Remember to eat your greens before it’s too late.
A recent study out of Rush University found that participants who ate at least one serving of leafy greens a day had a slower rate of decline in memory and thinking skills versus those who rarely or never ate these green vegetables.
The study included 960 older adults, average age of 81, without dementia. They tracked their diets for an average of almost five years.
Those who ate their greens experienced a mental advantage equivalent to 11 years in age over those who didn’t.
The study found that participants who ate green leafy vegetables and foods rich in vitamin K1, vitamin E, lutein, nitrate, folic acid, and kaempferol had the best results with the cognitive tests.
Vitamin K1 foods include green leafy vegetables, scallions, Brussels sprouts, cabbage, broccoli, fermented dairy, and prunes.
Vitamin E is a powerful group of antioxidants that help fight oxidative stress, known to exacerbate multiple sclerosis (MS).
These foods include wheat germ oil, almonds, sunflower seeds, pine nuts, avocado, Atlantic salmon, and rainbow trout.
Folic acid is found in leafy greens, spinach, asparagus, citrus fruits, beans, peas, lentils, breads, cereals, rice, and pasta.
Lutein also comes from leafy green vegetables.
Nitrates include lettuce, beets, carrots, green beans, spinach, parsley, cabbage, radishes, celery, and collard greens.
Kaempferol comes from capers, kale, dill weed, cress, broccoli, and turnip greens.
The connection to multiple sclerosis
While this study didn’t target those with MS, it hits on an important problem associated with this disease.
According to the National Multiple Sclerosis Society, cognitive changes occur in more than 50 percent of all people with MS at a varied rate of intensity.
Cognitive dysfunction can cause significant disabilities. “Cog fog,” as many with MS call it, can be devastating.
One recently looked at cognitive impairment as defined by the Expanded Disability Status Scale and found that about 41 percent of participants had some level of disability.
Information processing speed was the No. 1 problem. Other issues included planning, executive function, memory, fatigue, depression, and basic attention.
“Your gut could be the connection,” explained Nichole M. Bednar, MS RD, a senior dietitian, food service and Computrition specialist at UCLA Health.
“Along with all of these green vegetables comes more roughage. And you’ll never going to go wrong with antioxidants,” Bednar told Healthline.
A gut feeling
Healthy microbes thrive in an alkaline environment that can be created with low-glycemic vegetables and fruit.
Bednar further explained, “Bringing in roughage changes the microbiome into a healthier one. With the healthier gut comes less depression and less anxiety.”
In addition, “a healthy microbiome will not have inflammatory reactions. And that .”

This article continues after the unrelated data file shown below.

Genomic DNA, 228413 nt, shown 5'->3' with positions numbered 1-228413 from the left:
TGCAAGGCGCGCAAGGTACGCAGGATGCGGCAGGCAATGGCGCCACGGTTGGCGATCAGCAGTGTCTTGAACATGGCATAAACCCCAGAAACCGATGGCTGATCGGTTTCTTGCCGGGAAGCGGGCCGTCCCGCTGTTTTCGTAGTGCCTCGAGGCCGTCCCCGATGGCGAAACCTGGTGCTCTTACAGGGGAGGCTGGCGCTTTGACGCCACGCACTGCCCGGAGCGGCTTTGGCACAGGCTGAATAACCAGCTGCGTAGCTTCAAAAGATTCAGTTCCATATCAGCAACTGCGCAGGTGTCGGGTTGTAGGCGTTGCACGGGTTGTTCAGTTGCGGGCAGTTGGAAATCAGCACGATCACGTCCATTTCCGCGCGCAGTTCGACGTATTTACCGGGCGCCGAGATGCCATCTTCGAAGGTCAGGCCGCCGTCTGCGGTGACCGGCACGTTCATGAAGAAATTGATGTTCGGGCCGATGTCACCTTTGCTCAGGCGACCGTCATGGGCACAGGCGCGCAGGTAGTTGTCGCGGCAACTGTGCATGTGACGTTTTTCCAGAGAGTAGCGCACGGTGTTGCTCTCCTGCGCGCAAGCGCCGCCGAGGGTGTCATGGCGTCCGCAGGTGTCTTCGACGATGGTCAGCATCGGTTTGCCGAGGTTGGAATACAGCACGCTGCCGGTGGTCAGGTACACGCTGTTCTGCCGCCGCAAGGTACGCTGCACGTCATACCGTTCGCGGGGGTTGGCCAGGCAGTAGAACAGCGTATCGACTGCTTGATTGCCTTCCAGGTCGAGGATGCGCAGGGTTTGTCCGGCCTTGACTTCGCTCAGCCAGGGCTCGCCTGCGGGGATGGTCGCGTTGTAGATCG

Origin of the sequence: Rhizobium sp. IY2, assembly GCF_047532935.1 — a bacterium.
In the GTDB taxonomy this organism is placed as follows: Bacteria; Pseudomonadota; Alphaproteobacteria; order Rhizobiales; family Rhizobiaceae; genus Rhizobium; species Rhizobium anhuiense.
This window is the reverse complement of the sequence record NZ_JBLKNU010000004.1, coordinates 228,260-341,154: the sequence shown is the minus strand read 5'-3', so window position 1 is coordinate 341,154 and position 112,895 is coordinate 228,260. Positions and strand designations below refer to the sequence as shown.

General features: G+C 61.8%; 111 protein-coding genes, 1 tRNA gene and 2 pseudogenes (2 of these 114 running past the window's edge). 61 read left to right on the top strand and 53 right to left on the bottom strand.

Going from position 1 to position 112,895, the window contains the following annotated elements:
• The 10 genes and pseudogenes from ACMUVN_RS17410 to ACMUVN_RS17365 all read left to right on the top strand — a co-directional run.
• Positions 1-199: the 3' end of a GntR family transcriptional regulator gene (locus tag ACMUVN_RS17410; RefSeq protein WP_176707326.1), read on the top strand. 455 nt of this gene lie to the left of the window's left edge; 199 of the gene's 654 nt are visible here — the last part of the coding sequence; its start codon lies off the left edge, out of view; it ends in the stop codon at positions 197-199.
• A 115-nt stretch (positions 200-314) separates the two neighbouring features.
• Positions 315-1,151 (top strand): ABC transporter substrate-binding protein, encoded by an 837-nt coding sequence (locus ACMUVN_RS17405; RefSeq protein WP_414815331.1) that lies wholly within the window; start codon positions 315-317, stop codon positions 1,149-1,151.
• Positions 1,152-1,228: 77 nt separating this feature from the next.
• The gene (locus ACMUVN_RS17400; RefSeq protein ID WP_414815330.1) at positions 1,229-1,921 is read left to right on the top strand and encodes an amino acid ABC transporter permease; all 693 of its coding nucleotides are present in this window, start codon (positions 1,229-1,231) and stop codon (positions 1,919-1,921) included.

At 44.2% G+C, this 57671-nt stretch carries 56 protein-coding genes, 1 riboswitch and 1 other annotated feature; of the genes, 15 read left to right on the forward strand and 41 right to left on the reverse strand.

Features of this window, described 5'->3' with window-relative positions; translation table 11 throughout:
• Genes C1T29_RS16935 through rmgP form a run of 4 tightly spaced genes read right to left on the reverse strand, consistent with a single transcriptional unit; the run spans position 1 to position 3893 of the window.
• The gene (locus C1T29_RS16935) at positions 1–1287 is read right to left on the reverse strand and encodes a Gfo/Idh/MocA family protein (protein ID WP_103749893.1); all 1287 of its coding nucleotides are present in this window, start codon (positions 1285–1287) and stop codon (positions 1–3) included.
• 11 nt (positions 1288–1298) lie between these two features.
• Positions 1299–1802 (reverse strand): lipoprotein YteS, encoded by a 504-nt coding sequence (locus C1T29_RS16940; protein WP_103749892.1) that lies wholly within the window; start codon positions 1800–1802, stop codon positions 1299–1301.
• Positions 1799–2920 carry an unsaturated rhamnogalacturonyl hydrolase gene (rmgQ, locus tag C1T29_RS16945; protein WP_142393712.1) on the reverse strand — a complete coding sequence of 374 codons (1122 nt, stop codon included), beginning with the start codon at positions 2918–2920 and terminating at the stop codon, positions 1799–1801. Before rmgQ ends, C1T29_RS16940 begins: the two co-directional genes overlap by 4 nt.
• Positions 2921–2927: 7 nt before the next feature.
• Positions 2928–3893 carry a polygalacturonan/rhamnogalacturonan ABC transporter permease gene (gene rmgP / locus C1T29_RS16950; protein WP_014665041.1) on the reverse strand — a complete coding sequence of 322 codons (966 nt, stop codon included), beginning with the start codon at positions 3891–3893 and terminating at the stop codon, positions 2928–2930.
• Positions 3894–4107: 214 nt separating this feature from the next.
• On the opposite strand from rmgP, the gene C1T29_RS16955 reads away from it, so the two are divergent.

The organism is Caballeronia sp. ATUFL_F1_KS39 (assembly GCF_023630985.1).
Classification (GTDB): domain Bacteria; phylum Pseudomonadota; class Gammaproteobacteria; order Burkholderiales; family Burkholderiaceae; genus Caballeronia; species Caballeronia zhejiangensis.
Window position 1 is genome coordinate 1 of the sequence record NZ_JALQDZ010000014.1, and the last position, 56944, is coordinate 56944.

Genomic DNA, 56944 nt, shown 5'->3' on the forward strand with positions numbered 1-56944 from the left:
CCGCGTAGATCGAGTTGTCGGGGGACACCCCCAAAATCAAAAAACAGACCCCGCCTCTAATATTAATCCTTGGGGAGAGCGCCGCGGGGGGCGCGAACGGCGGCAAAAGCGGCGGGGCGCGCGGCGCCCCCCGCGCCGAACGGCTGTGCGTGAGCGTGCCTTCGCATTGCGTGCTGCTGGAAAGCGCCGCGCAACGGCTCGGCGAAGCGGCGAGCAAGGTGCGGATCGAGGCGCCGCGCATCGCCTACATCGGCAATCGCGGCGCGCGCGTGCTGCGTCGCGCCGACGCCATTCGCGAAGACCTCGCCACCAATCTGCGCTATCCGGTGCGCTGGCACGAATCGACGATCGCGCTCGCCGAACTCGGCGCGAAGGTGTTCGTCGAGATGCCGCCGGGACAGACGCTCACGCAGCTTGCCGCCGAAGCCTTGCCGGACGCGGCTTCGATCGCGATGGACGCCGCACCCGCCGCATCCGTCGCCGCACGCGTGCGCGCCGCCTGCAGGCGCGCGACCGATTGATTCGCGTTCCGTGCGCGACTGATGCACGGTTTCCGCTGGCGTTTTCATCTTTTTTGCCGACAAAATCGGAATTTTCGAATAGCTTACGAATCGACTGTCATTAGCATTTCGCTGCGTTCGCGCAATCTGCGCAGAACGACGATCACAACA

Bednar, who works with a variety of patients, added that “with MS patients, the first thing is to figure out if the patient has an allergy connection. Even just a sensitivity can cause an inflammatory response in the gut. It can kill good bacteria.”
Gut bacteria is a growing interest for those with MS. Researchers at the University of California San Francisco (UCSF) recently produced a study looking specifically at the microbes of MS patients and found promising information.
People with MS have different microbes than those in a healthy gut. And two microbes are showing up on a regular basis — Akkermansia muciniphila and Acinetobacter calcoaceticus.
These microbes trigger inflammation, while a species of bacteria found at lower than usual levels in MS patients — Parabacteroides distasonis — triggers immune-regulatory responses.
Bednar explained the benefits of switching diets for a week.
“One week of a plant-based diet can make a significant change in the gut biome. It can give you a new GI track.”
Recently, experts looked at experiments showing that dietary alterations can induce large, temporary microbial shifts within 24 hours.
Diet is a risk factor people with MS can manage.
Other modifiable risk factors taken into consideration for the Rush study included smoking, drinking alcohol, fish consumption, and exercises that were carefully controlled in the study, explained Dr. Barbara Giesser, professor of clinical neurology at the David Geffen School of Medicine at UCLA and clinical director of the UCLA MS program.
Geisser emphasized that the Rush study “doesn’t prove that eating these foods slows brain aging, but it shows an association between the two.”
While careful in controlling modifiable risk factors, the samples were a little skewed, with participants mainly older and white.
She found the study “interesting but needs more research.”